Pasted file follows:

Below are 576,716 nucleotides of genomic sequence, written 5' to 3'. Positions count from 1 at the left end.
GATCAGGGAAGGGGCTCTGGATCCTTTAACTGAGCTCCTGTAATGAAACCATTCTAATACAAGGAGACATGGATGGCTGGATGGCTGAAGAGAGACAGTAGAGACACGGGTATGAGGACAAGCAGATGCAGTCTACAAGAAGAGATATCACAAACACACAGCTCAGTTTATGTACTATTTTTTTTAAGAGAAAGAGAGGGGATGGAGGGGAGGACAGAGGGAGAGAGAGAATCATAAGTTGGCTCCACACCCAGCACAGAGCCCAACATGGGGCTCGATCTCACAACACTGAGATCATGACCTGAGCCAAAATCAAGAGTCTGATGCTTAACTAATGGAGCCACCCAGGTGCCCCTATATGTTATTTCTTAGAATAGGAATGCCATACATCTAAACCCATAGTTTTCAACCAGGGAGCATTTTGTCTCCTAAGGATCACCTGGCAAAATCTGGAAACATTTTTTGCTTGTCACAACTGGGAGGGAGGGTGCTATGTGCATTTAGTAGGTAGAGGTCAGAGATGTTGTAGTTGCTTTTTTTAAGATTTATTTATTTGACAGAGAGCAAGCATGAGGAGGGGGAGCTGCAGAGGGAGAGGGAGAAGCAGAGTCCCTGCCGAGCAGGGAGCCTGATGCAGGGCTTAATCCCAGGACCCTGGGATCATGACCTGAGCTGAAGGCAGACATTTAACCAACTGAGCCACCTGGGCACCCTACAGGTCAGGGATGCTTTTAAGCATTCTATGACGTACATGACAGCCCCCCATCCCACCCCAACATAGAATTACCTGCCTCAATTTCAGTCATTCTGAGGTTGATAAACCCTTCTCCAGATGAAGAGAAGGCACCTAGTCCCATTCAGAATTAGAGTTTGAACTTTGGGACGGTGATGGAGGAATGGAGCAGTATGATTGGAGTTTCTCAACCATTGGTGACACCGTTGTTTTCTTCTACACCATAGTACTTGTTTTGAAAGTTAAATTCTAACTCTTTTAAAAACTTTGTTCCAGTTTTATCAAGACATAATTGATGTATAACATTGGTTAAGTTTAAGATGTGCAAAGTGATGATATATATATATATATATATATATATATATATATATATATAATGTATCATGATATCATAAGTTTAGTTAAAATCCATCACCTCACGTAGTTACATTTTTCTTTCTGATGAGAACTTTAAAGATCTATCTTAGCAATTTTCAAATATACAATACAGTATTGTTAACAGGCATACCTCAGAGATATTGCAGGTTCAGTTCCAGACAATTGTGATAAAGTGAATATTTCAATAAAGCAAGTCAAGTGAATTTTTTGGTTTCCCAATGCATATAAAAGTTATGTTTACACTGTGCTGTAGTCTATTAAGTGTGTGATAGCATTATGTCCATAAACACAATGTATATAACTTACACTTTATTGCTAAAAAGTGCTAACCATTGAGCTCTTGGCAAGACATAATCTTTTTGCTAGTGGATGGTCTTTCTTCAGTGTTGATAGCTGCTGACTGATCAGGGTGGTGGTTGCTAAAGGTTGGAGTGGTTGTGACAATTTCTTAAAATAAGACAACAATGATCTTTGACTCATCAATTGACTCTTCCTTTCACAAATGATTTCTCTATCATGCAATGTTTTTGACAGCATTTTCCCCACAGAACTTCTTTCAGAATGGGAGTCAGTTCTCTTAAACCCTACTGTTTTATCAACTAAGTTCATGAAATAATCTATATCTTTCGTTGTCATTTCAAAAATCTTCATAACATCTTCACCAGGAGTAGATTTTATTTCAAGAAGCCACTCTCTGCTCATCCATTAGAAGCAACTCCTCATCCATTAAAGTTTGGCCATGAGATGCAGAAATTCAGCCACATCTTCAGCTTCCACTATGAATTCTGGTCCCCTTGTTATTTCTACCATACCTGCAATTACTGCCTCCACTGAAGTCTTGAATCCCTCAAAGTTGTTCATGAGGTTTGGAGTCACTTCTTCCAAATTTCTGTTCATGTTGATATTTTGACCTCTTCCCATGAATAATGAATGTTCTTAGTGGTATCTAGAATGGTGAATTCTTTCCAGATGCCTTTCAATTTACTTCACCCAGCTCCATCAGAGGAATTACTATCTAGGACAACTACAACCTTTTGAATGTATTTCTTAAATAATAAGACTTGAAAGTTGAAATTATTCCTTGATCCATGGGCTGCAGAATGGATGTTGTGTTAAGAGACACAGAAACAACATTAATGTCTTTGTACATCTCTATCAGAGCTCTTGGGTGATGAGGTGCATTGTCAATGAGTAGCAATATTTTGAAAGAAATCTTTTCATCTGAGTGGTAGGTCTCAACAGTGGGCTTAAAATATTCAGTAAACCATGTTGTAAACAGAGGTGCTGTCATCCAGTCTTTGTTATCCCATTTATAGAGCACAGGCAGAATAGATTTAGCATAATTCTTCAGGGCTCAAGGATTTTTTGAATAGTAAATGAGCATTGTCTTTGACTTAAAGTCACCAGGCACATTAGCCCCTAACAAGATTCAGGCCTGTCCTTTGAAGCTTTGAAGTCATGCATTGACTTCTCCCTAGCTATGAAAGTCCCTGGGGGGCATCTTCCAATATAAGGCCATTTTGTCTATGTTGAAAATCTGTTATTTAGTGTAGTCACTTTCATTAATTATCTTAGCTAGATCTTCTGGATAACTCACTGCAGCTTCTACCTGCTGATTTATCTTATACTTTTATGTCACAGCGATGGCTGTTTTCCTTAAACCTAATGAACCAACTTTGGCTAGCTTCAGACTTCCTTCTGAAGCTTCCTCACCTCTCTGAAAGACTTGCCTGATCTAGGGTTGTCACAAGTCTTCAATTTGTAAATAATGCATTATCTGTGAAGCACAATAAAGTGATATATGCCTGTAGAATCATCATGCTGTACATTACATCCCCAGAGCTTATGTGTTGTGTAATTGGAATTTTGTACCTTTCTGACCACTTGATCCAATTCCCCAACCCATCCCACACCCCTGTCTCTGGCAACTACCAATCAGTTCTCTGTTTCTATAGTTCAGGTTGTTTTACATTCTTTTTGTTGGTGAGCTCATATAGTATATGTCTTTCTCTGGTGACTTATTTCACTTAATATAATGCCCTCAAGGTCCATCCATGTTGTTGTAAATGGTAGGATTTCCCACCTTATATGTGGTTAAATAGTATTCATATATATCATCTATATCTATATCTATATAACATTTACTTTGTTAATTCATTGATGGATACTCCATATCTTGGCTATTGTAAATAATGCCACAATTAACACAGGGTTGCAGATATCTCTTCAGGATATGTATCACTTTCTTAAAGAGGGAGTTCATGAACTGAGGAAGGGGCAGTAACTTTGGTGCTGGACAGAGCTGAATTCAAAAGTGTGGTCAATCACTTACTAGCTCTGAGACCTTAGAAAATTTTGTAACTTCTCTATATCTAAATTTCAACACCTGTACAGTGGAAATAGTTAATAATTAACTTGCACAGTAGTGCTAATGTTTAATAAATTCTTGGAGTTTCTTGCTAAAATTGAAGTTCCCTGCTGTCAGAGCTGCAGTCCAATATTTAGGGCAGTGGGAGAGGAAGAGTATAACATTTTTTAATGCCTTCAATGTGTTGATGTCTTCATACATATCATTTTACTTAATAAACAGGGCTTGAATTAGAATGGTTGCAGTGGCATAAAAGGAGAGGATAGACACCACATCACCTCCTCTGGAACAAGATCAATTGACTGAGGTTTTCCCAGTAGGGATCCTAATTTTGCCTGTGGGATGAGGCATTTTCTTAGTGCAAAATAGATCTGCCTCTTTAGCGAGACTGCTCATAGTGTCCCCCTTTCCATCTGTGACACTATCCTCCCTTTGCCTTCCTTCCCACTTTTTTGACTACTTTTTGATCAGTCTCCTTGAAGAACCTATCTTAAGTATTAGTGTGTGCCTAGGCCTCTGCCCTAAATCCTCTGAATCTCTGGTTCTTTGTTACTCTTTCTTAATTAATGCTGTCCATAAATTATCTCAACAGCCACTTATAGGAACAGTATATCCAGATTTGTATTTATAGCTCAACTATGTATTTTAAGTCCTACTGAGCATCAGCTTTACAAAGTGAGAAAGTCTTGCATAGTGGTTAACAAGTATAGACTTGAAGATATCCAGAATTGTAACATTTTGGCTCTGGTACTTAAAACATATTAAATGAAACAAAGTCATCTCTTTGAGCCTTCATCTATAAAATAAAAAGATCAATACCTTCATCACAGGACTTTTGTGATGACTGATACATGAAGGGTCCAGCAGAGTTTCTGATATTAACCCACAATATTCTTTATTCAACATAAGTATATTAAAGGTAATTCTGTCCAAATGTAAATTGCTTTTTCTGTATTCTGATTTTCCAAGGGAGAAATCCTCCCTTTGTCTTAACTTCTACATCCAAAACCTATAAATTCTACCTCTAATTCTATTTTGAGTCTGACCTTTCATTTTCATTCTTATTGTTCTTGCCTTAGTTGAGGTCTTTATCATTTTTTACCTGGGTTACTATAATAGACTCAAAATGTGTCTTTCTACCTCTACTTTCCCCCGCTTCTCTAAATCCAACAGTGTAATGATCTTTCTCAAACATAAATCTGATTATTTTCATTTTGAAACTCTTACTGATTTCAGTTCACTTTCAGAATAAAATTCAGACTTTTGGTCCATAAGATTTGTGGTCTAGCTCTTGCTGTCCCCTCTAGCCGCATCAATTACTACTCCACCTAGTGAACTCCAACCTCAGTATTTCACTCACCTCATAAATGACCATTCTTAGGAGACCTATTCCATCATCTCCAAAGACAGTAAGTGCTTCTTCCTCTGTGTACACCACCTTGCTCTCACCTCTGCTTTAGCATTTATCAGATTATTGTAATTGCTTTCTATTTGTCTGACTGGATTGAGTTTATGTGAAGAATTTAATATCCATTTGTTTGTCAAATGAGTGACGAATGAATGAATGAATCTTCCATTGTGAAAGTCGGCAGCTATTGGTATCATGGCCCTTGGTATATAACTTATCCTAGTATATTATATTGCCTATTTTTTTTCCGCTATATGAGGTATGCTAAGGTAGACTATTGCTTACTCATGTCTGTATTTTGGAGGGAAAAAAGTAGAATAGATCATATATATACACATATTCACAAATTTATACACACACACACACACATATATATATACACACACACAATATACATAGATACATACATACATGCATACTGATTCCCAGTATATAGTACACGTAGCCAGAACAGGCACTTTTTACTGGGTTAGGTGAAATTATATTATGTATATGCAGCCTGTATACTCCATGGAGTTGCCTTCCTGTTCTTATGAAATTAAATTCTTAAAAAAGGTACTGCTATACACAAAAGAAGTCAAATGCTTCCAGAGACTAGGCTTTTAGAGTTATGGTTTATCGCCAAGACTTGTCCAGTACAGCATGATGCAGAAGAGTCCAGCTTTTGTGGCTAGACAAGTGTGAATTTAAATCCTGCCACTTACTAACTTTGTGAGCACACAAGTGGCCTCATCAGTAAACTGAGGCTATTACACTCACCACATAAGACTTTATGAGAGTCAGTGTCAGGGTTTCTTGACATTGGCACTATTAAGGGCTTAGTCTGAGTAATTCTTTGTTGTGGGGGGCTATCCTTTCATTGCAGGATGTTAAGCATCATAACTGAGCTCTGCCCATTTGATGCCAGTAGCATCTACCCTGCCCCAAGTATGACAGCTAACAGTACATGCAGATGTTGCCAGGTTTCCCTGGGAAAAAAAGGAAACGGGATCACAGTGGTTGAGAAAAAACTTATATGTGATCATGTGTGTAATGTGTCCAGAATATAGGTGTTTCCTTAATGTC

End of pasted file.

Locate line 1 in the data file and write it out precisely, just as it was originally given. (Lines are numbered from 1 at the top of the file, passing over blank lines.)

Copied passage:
Below are 576,716 nucleotides of genomic sequence, written 5' to 3'. Positions count from 1 at the left end.